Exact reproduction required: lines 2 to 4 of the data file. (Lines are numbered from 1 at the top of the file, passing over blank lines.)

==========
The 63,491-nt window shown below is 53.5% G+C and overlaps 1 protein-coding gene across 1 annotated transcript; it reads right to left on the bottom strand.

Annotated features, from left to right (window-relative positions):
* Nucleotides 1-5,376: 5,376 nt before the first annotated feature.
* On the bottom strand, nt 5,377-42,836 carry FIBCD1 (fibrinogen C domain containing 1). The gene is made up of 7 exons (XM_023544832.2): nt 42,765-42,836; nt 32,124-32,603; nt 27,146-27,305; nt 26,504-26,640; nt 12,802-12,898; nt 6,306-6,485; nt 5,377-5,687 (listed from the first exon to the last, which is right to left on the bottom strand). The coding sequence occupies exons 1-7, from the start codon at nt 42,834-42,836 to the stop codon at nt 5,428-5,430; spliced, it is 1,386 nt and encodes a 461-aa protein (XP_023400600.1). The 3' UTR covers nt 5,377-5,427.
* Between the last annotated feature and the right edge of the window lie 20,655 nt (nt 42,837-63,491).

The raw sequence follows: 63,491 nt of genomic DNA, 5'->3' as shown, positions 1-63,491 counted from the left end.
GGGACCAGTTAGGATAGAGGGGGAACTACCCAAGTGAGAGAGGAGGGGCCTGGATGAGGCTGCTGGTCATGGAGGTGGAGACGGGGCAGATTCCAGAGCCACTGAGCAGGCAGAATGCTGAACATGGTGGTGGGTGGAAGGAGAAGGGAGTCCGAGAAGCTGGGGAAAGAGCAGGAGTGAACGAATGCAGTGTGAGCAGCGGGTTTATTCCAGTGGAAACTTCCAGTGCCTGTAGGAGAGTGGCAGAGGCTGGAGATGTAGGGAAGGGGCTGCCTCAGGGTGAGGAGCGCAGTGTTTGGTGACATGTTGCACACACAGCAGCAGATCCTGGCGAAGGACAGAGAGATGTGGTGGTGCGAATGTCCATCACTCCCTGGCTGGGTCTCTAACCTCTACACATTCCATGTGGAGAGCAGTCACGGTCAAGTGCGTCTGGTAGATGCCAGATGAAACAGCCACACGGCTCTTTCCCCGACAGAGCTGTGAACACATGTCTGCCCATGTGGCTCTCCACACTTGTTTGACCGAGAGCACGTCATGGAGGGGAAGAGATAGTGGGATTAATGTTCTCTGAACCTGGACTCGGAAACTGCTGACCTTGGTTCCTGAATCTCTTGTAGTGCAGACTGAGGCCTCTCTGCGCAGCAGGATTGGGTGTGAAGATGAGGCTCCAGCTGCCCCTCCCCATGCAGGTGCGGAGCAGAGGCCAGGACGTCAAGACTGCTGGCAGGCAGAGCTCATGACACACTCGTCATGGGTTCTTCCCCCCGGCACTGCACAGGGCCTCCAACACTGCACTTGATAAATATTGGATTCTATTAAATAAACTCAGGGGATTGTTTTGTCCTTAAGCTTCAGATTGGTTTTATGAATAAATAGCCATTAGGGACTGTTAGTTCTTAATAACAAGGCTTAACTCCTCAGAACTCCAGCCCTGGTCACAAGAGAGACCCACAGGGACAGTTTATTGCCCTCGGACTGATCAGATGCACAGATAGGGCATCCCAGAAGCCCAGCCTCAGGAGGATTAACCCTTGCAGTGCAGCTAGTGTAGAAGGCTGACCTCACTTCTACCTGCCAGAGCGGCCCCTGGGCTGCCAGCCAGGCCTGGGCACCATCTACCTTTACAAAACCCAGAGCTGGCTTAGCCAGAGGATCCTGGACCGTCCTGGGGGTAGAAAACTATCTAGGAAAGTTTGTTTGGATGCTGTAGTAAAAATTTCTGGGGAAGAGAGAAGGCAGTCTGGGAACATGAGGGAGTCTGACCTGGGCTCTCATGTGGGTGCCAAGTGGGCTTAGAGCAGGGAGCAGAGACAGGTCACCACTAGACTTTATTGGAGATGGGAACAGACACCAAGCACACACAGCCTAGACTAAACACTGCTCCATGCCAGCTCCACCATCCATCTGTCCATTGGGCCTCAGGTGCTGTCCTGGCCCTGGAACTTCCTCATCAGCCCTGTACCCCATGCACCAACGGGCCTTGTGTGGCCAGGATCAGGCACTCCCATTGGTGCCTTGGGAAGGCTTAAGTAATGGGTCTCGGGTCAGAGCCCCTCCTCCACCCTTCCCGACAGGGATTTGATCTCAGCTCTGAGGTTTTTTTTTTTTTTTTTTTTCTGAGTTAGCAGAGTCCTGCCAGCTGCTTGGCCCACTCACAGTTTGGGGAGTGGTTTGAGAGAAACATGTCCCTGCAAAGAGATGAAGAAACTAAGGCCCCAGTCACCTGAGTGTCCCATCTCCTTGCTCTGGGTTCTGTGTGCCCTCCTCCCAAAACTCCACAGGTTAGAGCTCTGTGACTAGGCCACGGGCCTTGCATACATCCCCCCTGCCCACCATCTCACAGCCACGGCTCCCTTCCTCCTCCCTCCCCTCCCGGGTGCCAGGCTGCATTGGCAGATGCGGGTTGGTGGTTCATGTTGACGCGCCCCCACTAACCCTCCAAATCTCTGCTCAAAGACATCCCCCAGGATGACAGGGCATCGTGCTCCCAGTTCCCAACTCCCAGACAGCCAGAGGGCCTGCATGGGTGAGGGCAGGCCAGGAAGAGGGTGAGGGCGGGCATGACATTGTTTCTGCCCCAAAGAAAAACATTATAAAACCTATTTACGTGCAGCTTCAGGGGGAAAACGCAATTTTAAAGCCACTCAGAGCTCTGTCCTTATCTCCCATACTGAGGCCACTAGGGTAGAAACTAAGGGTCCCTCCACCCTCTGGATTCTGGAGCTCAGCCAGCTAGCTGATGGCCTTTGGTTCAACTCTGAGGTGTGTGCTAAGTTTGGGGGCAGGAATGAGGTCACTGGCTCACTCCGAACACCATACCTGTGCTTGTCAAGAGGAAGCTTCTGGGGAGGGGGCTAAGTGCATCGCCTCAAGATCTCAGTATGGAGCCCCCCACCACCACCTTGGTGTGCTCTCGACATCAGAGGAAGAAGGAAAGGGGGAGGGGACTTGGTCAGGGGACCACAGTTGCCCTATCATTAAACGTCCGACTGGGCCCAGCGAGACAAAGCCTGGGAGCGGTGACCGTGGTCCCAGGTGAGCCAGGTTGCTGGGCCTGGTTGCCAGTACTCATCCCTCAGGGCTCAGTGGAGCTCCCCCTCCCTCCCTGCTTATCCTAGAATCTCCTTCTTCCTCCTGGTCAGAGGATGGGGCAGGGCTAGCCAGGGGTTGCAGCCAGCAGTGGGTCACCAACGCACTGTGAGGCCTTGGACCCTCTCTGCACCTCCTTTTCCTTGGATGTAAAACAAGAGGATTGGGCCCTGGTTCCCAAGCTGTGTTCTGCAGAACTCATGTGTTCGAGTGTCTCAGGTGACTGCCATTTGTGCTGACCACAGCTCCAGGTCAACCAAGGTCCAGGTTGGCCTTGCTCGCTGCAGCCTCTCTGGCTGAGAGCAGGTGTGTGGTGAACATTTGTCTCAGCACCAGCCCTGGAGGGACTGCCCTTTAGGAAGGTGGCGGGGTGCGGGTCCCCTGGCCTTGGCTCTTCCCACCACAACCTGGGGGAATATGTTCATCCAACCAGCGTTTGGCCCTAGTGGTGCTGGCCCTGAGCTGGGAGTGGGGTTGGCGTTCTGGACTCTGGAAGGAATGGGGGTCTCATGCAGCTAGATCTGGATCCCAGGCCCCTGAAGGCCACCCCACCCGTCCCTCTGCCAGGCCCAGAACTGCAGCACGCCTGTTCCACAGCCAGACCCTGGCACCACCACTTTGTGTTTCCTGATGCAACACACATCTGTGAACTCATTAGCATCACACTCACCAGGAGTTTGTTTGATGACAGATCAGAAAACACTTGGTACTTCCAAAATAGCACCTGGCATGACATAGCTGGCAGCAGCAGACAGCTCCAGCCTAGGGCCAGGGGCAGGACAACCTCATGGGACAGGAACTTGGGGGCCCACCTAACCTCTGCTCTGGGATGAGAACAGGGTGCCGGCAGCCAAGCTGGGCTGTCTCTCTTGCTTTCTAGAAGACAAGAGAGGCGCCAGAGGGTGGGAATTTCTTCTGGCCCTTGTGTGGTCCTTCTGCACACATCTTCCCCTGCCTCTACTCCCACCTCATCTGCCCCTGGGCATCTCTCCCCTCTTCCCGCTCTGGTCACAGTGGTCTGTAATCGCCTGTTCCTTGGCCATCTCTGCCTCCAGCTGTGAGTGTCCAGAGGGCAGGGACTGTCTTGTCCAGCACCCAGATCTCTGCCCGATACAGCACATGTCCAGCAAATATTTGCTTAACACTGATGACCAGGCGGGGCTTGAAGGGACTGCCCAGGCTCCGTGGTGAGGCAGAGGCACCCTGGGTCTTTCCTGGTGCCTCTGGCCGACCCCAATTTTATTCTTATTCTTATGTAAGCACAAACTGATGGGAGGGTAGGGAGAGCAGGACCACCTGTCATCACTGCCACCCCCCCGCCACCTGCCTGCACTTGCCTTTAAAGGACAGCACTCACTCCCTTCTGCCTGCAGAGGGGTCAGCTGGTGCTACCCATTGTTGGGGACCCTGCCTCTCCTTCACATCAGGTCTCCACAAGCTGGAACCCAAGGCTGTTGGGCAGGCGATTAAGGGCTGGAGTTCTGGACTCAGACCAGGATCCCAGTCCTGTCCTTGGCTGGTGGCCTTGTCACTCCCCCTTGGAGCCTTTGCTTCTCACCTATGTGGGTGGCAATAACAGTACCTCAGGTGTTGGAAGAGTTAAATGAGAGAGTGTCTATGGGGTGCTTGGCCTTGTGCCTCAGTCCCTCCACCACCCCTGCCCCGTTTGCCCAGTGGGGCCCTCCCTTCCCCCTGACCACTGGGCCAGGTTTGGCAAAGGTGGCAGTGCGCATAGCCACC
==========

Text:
Annotated features, from left to right (window-relative positions):
* Nucleotides 1-5,376: 5,376 nt before the first annotated feature.
* On the bottom strand, nt 5,377-42,836 carry FIBCD1 (fibrinogen C domain containing 1). The gene is made up of 7 exons (XM_023544832.2): nt 42,765-42,836; nt 32,124-32,603; nt 27,146-27,305; nt 26,504-26,640; nt 12,802-12,898; nt 6,306-6,485; nt 5,377-5,687 (listed from the first exon to the last, which is right to left on the bottom strand). The coding sequence occupies exons 1-7, from the start codon at nt 42,834-42,836 to the stop codon at nt 5,428-5,430; spliced, it is 1,386 nt and encodes a 461-aa protein (XP_023400600.1). The 3' UTR covers nt 5,377-5,427.